The climate restoration movement is focused on securing a safe and healthy climate for today’s youth and future generations. The voices of young people are the most important to our movement. The Foundation for Climate Restoration (F4CR) has built a program—Youth Leaders for Climate Restoration (YL4CR)—that educates youth activists and students on climate restoration. This train-the-trainer program is intended to rapidly scale up the number of youth who can:
1. Understand the opportunity of climate restoration.
2. Speak compellingly about it.
3. Train others to understand and speak about it.

F4CR’s local chapters are the engine behind F4CR’s advocacy and education efforts. Local chapters bring climate restoration to their communities by hosting events, attending relevant community events, connecting with local government representatives, and advocating for increased climate action. They spread the word about climate restoration through presentations, op-eds, letters to the editor, social media posts, book clubs, movie nights, and more. They encourage their communities to join the climate restoration movement by passing climate restoration resolutions, procurement legislation, letters of support, and outreach to F4CR leadership.

F4CR provides educational resources to its community, free of charge, so that anyone interested in climate change can learn about the opportunity of climate restoration. Educational resources provide the background needed for the climate restoration movement to grow and support the development of climate restoration solutions and legislation. These resources encompass both self-guided digital lessons and a series of materials related to climate restoration solutions.

How we listen

SOURCE: Self-reported by organization

Seeking feedback from people served makes programs more responsive and effective. Here’s how this organization is listening.

done We shared information about our current feedback practices.
  • Who are the people you serve with your mission?

    We serve youth (ages 13-24) from many different countries via our youth leaders program. We serve people of all ages from around the world in our local chapters program.

  • How is your organization collecting feedback from the people you serve?

    Electronic surveys (by email, tablet, etc.), Suggestion box/email,

  • How is your organization using feedback from the people you serve?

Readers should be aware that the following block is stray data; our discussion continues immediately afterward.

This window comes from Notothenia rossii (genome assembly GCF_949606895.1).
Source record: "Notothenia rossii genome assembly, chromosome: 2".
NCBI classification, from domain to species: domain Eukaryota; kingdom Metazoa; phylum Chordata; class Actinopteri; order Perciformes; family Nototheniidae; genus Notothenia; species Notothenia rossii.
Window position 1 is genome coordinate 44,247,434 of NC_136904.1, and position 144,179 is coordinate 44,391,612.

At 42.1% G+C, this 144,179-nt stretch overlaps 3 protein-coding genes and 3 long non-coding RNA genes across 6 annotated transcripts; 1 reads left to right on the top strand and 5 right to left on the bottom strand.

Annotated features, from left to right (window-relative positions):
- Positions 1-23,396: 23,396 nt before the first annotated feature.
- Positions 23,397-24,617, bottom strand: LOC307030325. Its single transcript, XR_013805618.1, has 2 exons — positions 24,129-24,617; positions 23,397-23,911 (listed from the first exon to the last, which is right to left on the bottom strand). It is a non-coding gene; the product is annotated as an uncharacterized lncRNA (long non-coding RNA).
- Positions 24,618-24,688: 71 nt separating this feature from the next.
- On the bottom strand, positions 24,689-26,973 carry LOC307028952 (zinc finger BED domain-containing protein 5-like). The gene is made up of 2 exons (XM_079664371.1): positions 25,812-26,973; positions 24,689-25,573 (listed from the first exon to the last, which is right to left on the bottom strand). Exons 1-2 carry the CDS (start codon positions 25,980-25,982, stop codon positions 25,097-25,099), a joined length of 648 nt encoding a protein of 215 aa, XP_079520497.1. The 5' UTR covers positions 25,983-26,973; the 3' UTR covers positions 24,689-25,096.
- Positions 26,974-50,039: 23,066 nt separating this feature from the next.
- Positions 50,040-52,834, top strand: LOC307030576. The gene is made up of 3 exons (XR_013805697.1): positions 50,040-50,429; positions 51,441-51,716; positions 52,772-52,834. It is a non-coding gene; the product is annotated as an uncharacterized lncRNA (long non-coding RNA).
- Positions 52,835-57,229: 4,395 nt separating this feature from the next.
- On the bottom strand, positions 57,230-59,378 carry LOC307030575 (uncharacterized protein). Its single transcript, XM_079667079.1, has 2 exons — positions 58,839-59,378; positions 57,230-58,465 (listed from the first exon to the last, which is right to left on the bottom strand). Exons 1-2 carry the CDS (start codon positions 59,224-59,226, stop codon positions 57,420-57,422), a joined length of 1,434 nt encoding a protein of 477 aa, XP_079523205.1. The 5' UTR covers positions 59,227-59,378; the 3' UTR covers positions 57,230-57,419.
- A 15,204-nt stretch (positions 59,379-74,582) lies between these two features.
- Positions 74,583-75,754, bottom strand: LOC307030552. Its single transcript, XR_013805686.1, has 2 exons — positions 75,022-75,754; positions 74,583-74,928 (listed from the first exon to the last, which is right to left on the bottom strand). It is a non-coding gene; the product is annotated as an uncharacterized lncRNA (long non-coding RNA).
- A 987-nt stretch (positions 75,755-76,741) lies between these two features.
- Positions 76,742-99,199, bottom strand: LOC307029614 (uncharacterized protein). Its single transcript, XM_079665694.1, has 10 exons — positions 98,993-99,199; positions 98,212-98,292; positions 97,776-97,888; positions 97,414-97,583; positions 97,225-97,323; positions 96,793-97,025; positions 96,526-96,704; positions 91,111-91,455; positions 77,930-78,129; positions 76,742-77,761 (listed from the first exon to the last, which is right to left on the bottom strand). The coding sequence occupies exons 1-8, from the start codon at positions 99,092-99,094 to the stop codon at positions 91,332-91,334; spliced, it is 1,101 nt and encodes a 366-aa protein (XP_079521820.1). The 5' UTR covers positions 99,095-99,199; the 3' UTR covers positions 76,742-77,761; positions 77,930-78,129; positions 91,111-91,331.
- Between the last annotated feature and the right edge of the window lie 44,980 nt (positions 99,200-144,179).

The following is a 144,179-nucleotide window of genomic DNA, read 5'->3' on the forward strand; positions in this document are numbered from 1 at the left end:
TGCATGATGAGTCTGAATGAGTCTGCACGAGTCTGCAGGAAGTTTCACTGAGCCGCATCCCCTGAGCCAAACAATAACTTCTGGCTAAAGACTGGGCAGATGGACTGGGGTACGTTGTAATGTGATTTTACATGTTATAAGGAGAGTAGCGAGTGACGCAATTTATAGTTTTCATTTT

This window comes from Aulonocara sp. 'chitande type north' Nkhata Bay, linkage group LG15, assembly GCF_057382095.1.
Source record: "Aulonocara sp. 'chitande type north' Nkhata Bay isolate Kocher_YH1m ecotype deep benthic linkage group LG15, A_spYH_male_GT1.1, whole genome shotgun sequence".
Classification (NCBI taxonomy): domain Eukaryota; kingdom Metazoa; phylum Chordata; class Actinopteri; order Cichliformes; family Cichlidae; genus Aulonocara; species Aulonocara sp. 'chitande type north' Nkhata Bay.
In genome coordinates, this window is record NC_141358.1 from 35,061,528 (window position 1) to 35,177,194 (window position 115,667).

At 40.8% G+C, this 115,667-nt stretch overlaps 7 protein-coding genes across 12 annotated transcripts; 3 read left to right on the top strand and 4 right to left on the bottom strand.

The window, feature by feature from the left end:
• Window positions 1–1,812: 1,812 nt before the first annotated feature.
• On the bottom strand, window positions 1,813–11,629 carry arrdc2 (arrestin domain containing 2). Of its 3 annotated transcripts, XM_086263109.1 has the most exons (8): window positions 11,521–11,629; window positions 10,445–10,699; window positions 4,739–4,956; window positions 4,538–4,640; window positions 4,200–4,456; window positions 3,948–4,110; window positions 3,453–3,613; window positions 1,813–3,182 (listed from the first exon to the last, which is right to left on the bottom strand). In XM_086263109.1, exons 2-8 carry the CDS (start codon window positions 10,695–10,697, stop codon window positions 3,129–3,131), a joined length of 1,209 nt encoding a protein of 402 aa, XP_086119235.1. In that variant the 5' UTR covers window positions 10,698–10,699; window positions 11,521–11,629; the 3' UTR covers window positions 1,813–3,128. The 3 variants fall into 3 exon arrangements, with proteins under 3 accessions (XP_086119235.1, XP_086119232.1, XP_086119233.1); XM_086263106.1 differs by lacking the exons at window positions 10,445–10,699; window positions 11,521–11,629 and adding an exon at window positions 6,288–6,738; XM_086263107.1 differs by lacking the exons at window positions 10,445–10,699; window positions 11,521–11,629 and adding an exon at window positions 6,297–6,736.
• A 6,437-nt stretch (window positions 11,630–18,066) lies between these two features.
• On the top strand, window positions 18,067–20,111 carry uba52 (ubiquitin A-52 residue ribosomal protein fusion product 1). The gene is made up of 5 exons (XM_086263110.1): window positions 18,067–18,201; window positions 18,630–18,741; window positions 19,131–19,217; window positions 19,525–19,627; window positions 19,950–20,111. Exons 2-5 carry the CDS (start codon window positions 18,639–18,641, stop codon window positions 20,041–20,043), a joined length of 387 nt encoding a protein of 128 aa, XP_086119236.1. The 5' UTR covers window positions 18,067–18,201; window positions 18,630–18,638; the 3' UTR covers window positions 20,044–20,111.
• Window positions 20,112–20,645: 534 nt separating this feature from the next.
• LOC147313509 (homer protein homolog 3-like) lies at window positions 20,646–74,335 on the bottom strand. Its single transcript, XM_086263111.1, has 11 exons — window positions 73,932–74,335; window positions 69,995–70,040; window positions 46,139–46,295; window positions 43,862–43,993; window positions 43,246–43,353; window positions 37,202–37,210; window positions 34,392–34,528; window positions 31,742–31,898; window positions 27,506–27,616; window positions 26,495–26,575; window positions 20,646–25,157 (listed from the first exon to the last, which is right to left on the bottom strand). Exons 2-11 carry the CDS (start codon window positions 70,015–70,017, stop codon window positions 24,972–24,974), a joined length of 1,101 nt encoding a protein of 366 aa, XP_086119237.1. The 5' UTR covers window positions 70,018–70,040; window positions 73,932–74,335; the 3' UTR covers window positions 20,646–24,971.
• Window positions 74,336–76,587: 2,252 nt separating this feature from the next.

To make fundamental changes to our programs and/or operations, To inform the development of new programs/projects, To identify where we are less inclusive or equitable across demographic groups, To strengthen relationships with the people we serve, To understand people's needs and how we can help them achieve their goals,

  • What significant change resulted from feedback?

    We received feedback from some of our local chapter advocates in Global South communities that the policies our local chapters were promoting were not relevant to their local context. In listening to this feedback, we adapted our local chapters program in the Global South to be much more adaptive to the local context and the needs of the local community, in line with our mission.

  • With whom is the organization sharing feedback?

    Our staff, Our board,

  • How has asking for feedback from the people you serve changed your relationship?

    Asking for -- and receiving -- feedback from our stakeholders is always a reminder to leadership about why the organization exists, and the need to keep them at the forefront of driving our strategies. This is particularly true of our work with young people in all countries, as well as with our local chapter members in Global South areas.

  • Which of the following feedback practices does your organization routinely carry out?

    We collect feedback from the people we serve at least annually, We take steps to get feedback from marginalized or under-represented people, We aim to collect feedback from as many people we serve as possible, We take steps to ensure people feel comfortable being honest with us, We engage the people who provide feedback in looking for ways we can improve in response, We act on the feedback we receive, We tell the people who gave us feedback how we acted on their feedback,

  • What challenges does the organization face when collecting feedback?

    It is difficult to get the people we serve to respond to requests for feedback,

Financials

Foundation for Climate Restoration Inc
lock

Unlock financial insights by subscribing to our monthly plan.

Subscribe

Unlock nonprofit financial insights that will help you make more informed decisions. Try our monthly plan today.